Even if the debate on whether we have reached a new epoch, the Anthropocene [1,2] or not, there is no doubt that humanity's impact on Earth has become extremely profound. The new epoch has perhaps begun at about 1950 as a result of economic growth and the resulting accelerating impacts, speeding up climate change [3,4]. Although many in the world are still sceptical about the relative impacts of human-induced climate change and natural climate variability , warming nevertheless continues to rise. The recent status of global warming will be described and discussed below.
In the last couple of years global CO2 has surpassed 400ppb and global Methan (CH4) has increased to over 1800ppb . Combined with the strong El Niño conditions at the beginning of the year 2016, annual pooledglobal land and sea surface temperature deviatedby+0.94 °C on average from the 13.9 °C mean of the 1901 to 2000 base period . The year 2016 consequently became the warmest year on record as third in a consecutive row of years breaking global temperature records. Similarly, global oceans reached a record average temperature anomaly of +0.75 °C.
However, temperatures vary throughout the year in 2016 depending on the region as depicted in Figure 1. Global land temperatures deviate by more than +2 °C from 20th century average in February and March, declining afterwards to anomalies between +1 and +1.29 °C. The smallest difference of +0.8 °C occurs in October resulting in an annual range of 1.58 °C and an annual average of 1.46 °C. Calculated monthly mean temperature anomalies for the Southern Hemisphere were all below +2 °C and less variable (annual average 1.17 °C, max 1.47 °C, min 0.78, range 0.69 °C). Monthly mean temperatures on land in the Northern Hemisphere largely corresponded to the global picture. February to April anomalies were all above +2 °C while all other months were well above +1 °C except October were the minimum of +0.76 °C was reached. Both the annual average of 1.57 °C and the range of 1.97 °C were higher than global. Not surprisingly, the Northern Hemi-sphere contributed more than the Southern Hemisphere to overall climate warming.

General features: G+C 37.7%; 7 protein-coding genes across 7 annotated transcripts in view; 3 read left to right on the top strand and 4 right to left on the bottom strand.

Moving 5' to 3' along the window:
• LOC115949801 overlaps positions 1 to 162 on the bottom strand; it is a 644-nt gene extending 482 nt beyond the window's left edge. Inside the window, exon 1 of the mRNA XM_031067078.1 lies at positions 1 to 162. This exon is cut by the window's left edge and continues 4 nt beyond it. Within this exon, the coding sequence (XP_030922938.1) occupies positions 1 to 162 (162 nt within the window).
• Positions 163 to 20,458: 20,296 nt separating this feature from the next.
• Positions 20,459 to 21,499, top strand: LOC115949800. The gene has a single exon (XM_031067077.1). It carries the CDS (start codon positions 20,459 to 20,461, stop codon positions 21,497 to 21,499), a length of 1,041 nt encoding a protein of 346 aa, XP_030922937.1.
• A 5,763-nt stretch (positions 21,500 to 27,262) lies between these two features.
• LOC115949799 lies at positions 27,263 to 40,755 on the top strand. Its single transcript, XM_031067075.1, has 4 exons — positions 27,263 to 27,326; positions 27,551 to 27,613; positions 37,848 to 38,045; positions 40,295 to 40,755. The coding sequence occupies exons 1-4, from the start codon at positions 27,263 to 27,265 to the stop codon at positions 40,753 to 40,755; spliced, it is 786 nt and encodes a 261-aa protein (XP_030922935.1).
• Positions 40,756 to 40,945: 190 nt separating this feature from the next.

An even greater variation was observed in monthly mean land temperatures across Europe. February has seen a deviation record of +3.6 °C which was even topped in Austria where temperatures in February were +4 °C above normal . Anomalies for March to September were all well above +1 °C almost reaching +2 °C in September. Mean anomalies below +1 °C prevailed in January and October to December with a minimum of +0.22 °C in November. The resultant range of +3.38 °C was the largest of all the data depicted in Figure 1. With an annual average temperature anomaly of+1.37 °C Europe was below the Northern Hemisphere average.
Similar to other continents, various biogeographical regions in Europe largely differ in the observed impacts [9,10]. Mountain areas, particularly the Alps experienced temperature increase larger than European average. North-western Europe is faced with an increase in winter precipitation and the Mediterranean region is affected by a combination of increasing temperatures and decreasing annual precipitation, to give a few examples.